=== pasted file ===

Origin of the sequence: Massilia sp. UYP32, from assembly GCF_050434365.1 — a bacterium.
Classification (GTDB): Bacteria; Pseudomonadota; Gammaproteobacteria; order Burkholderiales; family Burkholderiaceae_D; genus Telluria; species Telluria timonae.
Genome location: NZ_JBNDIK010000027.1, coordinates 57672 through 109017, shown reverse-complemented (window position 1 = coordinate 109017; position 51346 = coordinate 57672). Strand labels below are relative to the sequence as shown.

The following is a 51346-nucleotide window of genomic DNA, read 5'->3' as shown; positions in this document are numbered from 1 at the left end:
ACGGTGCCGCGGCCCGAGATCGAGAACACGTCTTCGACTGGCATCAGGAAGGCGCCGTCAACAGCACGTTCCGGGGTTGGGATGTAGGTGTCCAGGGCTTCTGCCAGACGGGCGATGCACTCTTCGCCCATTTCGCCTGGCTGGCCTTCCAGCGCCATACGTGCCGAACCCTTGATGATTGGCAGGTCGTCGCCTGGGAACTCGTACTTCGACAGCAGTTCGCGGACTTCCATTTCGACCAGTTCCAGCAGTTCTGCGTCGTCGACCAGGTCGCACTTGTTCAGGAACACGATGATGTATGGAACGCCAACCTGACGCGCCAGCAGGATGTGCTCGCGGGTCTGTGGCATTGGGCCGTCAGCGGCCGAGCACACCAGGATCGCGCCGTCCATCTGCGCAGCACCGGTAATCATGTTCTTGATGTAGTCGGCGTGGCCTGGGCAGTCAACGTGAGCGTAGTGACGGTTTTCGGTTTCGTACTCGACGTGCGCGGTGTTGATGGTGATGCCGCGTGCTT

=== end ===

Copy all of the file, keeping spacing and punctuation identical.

Origin of the sequence: Massilia sp. UYP32, from assembly GCF_050434365.1 — a bacterium.
Classification (GTDB): Bacteria; Pseudomonadota; Gammaproteobacteria; order Burkholderiales; family Burkholderiaceae_D; genus Telluria; species Telluria timonae.
Genome location: NZ_JBNDIK010000027.1, coordinates 57672 through 109017, shown reverse-complemented (window position 1 = coordinate 109017; position 51346 = coordinate 57672). Strand labels below are relative to the sequence as shown.

The following is a 51346-nucleotide window of genomic DNA, read 5'->3' as shown; positions in this document are numbered from 1 at the left end:
ACGGTGCCGCGGCCCGAGATCGAGAACACGTCTTCGACTGGCATCAGGAAGGCGCCGTCAACAGCACGTTCCGGGGTTGGGATGTAGGTGTCCAGGGCTTCTGCCAGACGGGCGATGCACTCTTCGCCCATTTCGCCTGGCTGGCCTTCCAGCGCCATACGTGCCGAACCCTTGATGATTGGCAGGTCGTCGCCTGGGAACTCGTACTTCGACAGCAGTTCGCGGACTTCCATTTCGACCAGTTCCAGCAGTTCTGCGTCGTCGACCAGGTCGCACTTGTTCAGGAACACGATGATGTATGGAACGCCAACCTGACGCGCCAGCAGGATGTGCTCGCGGGTCTGTGGCATTGGGCCGTCAGCGGCCGAGCACACCAGGATCGCGCCGTCCATCTGCGCAGCACCGGTAATCATGTTCTTGATGTAGTCGGCGTGGCCTGGGCAGTCAACGTGAGCGTAGTGACGGTTTTCGGTTTCGTACTCGACGTGCGCGGTGTTGATGGTGATGCCGCGTGCTT